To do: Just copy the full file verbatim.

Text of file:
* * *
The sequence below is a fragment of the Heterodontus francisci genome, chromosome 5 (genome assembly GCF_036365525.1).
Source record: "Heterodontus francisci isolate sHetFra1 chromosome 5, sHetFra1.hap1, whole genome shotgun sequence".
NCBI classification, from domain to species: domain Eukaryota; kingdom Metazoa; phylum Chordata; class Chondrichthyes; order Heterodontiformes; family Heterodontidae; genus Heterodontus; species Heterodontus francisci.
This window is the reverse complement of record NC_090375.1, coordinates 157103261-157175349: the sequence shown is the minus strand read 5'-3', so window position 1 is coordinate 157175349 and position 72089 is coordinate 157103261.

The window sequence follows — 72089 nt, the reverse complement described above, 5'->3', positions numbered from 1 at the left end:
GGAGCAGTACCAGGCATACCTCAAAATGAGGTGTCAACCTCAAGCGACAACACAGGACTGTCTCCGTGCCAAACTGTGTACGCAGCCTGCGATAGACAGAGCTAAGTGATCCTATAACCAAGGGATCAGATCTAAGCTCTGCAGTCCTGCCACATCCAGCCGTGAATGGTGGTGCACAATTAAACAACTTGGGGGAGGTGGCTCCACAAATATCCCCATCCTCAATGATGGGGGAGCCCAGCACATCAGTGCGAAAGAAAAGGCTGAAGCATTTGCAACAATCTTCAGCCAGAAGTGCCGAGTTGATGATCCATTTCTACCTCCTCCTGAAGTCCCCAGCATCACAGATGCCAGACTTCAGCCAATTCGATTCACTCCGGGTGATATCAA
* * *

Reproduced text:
The sequence below is a fragment of the Heterodontus francisci genome, chromosome 5 (genome assembly GCF_036365525.1).
Source record: "Heterodontus francisci isolate sHetFra1 chromosome 5, sHetFra1.hap1, whole genome shotgun sequence".
NCBI classification, from domain to species: domain Eukaryota; kingdom Metazoa; phylum Chordata; class Chondrichthyes; order Heterodontiformes; family Heterodontidae; genus Heterodontus; species Heterodontus francisci.
This window is the reverse complement of record NC_090375.1, coordinates 157103261-157175349: the sequence shown is the minus strand read 5'-3', so window position 1 is coordinate 157175349 and position 72089 is coordinate 157103261.

The window sequence follows — 72089 nt, the reverse complement described above, 5'->3', positions numbered from 1 at the left end:
GGAGCAGTACCAGGCATACCTCAAAATGAGGTGTCAACCTCAAGCGACAACACAGGACTGTCTCCGTGCCAAACTGTGTACGCAGCCTGCGATAGACAGAGCTAAGTGATCCTATAACCAAGGGATCAGATCTAAGCTCTGCAGTCCTGCCACATCCAGCCGTGAATGGTGGTGCACAATTAAACAACTTGGGGGAGGTGGCTCCACAAATATCCCCATCCTCAATGATGGGGGAGCCCAGCACATCAGTGCGAAAGAAAAGGCTGAAGCATTTGCAACAATCTTCAGCCAGAAGTGCCGAGTTGATGATCCATTTCTACCTCCTCCTGAAGTCCCCAGCATCACAGATGCCAGACTTCAGCCAATTCGATTCACTCCGGGTGATATCAA